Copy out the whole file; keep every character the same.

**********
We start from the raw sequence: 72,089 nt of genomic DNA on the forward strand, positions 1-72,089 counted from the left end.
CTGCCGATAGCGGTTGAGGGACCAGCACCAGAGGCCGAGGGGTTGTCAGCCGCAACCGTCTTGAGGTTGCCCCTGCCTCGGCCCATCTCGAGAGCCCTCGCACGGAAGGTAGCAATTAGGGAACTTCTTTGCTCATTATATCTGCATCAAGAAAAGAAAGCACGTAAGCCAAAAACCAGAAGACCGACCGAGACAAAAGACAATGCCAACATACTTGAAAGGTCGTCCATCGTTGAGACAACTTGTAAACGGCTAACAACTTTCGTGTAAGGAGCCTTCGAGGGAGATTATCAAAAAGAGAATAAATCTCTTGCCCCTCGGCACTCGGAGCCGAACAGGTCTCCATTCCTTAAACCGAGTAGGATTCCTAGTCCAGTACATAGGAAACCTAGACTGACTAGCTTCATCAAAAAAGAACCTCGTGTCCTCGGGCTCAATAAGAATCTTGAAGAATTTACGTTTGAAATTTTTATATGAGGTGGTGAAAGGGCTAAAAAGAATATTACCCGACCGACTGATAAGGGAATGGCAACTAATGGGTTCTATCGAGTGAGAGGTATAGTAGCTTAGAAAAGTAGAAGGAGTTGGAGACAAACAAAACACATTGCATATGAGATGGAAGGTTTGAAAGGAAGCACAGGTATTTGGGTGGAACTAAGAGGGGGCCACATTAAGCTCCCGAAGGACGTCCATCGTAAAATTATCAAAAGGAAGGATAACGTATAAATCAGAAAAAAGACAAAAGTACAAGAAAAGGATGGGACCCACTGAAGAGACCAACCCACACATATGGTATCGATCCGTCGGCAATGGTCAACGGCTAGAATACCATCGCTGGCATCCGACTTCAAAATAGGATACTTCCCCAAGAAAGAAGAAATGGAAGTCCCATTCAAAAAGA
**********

We start from the raw sequence: 72,089 nt of genomic DNA on the forward strand, positions 1-72,089 counted from the left end.
CTGCCGATAGCGGTTGAGGGACCAGCACCAGAGGCCGAGGGGTTGTCAGCCGCAACCGTCTTGAGGTTGCCCCTGCCTCGGCCCATCTCGAGAGCCCTCGCACGGAAGGTAGCAATTAGGGAACTTCTTTGCTCATTATATCTGCATCAAGAAAAGAAAGCACGTAAGCCAAAAACCAGAAGACCGACCGAGACAAAAGACAATGCCAACATACTTGAAAGGTCGTCCATCGTTGAGACAACTTGTAAACGGCTAACAACTTTCGTGTAAGGAGCCTTCGAGGGAGATTATCAAAAAGAGAATAAATCTCTTGCCCCTCGGCACTCGGAGCCGAACAGGTCTCCATTCCTTAAACCGAGTAGGATTCCTAGTCCAGTACATAGGAAACCTAGACTGACTAGCTTCATCAAAAAAGAACCTCGTGTCCTCGGGCTCAATAAGAATCTTGAAGAATTTACGTTTGAAATTTTTATATGAGGTGGTGAAAGGGCTAAAAAGAATATTACCCGACCGACTGATAAGGGAATGGCAACTAATGGGTTCTATCGAGTGAGAGGTATAGTAGCTTAGAAAAGTAGAAGGAGTTGGAGACAAACAAAACACATTGCATATGAGATGGAAGGTTTGAAAGGAAGCACAGGTATTTGGGTGGAACTAAGAGGGGGCCACATTAAGCTCCCGAAGGACGTCCATCGTAAAATTATCAAAAGGAAGGATAACGTATAAATCAGAAAAAAGACAAAAGTACAAGAAAAGGATGGGACCCACTGAAGAGACCAACCCACACATATGGTATCGATCCGTCGGCAATGGTCAACGGCTAGAATACCATCGCTGGCATCCGACTTCAAAATAGGATACTTCCCCAAGAAAGAAGAAATGGAAGTCCCATTCAAAAAGA